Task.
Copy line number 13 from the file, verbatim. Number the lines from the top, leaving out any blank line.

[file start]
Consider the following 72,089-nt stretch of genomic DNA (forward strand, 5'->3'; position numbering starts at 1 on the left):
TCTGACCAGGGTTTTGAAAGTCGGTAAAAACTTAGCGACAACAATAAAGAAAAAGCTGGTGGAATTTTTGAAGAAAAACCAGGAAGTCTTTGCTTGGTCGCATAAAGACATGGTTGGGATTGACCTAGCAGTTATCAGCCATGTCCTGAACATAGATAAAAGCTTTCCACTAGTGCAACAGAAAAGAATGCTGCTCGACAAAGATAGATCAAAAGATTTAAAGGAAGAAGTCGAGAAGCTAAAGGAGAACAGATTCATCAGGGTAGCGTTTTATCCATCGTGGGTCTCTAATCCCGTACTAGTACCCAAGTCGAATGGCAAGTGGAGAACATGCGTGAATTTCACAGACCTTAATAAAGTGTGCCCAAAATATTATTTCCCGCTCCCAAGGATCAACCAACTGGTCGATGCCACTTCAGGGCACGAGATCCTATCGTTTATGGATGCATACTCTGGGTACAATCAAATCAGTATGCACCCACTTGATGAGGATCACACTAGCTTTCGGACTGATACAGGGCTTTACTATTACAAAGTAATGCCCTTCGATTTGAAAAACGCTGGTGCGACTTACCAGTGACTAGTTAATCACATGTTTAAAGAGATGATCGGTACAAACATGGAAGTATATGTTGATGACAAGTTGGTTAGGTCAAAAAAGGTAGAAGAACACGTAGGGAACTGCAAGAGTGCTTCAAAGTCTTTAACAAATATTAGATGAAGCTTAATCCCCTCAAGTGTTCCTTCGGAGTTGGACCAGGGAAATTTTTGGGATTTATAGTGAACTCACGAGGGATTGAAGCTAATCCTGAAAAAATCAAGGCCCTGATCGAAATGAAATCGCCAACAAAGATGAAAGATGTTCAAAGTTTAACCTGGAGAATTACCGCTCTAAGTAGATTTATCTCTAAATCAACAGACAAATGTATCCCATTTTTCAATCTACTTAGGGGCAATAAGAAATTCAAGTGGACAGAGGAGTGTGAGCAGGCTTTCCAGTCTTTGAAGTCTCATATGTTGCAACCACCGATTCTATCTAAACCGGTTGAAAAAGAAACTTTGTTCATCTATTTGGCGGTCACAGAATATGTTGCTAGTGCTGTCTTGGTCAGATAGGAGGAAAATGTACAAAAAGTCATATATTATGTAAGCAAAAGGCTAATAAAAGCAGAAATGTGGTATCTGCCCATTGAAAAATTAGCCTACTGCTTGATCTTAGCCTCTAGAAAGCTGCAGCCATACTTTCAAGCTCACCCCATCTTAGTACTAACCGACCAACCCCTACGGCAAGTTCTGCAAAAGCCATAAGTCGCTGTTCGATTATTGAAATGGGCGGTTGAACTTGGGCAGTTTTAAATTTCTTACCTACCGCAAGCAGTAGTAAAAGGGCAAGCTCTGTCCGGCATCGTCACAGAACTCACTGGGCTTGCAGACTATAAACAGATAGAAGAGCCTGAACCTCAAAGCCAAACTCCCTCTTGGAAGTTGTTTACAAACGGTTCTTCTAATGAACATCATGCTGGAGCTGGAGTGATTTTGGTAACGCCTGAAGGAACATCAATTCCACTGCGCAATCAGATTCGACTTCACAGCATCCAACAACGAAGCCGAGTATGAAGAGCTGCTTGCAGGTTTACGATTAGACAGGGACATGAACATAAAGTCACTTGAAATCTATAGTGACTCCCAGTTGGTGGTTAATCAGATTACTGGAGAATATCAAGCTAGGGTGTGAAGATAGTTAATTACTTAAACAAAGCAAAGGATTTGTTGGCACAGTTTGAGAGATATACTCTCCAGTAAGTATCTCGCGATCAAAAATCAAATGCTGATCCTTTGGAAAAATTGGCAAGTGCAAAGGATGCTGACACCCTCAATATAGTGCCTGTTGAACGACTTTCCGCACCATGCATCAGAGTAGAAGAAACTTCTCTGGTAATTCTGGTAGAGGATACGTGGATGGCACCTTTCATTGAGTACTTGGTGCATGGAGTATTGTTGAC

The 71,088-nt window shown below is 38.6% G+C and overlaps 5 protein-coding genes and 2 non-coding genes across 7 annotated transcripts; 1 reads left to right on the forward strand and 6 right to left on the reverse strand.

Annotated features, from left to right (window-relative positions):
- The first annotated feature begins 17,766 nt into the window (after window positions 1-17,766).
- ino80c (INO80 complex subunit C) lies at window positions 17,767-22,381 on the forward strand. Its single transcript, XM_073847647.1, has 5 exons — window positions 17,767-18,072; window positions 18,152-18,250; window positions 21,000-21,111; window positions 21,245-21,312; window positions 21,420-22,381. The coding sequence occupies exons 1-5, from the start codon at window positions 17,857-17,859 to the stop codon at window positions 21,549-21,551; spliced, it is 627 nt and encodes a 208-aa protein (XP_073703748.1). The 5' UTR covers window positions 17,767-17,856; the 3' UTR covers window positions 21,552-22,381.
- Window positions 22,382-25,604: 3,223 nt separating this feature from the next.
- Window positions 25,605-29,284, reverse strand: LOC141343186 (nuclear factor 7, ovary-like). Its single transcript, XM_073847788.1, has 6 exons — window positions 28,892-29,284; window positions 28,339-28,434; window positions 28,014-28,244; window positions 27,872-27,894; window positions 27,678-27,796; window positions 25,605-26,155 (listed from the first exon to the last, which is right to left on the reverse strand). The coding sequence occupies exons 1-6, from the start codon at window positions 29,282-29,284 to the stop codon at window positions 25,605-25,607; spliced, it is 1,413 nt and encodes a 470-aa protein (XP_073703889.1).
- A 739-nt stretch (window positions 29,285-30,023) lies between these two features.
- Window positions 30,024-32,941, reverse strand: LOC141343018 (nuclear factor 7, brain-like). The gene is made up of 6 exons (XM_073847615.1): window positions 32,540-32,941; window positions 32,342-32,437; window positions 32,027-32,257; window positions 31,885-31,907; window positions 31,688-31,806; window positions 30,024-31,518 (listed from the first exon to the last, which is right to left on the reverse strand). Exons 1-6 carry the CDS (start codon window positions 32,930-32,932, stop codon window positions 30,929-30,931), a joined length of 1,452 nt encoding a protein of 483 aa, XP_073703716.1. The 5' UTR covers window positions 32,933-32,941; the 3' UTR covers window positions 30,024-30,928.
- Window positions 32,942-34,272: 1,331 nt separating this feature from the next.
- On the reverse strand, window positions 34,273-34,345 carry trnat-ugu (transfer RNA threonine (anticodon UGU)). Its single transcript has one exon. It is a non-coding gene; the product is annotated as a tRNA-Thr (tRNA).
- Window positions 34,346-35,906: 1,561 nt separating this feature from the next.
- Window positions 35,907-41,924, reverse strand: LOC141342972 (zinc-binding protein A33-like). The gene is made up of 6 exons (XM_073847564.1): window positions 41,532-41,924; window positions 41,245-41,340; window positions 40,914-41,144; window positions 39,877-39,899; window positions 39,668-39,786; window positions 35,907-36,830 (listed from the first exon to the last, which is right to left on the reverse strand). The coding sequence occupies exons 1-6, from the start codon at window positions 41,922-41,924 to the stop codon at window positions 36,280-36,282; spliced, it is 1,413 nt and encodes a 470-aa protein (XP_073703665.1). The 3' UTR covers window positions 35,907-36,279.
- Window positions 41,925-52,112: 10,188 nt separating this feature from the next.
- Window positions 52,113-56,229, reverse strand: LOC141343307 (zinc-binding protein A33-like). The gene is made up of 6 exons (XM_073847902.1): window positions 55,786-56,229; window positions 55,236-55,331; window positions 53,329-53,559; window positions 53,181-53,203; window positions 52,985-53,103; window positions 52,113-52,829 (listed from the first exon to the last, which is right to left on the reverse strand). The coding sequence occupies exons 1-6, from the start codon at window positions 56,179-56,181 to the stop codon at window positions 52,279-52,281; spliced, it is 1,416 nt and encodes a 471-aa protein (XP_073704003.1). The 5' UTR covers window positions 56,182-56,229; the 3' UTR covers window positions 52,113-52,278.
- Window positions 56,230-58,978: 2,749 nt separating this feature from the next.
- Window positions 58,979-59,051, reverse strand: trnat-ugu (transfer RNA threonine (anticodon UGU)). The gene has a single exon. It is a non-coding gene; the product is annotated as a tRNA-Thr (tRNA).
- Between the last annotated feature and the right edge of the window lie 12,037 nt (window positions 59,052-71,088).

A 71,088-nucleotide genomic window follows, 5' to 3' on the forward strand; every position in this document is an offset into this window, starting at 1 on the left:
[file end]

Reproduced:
- Window positions 34,346-35,906: 1,561 nt separating this feature from the next.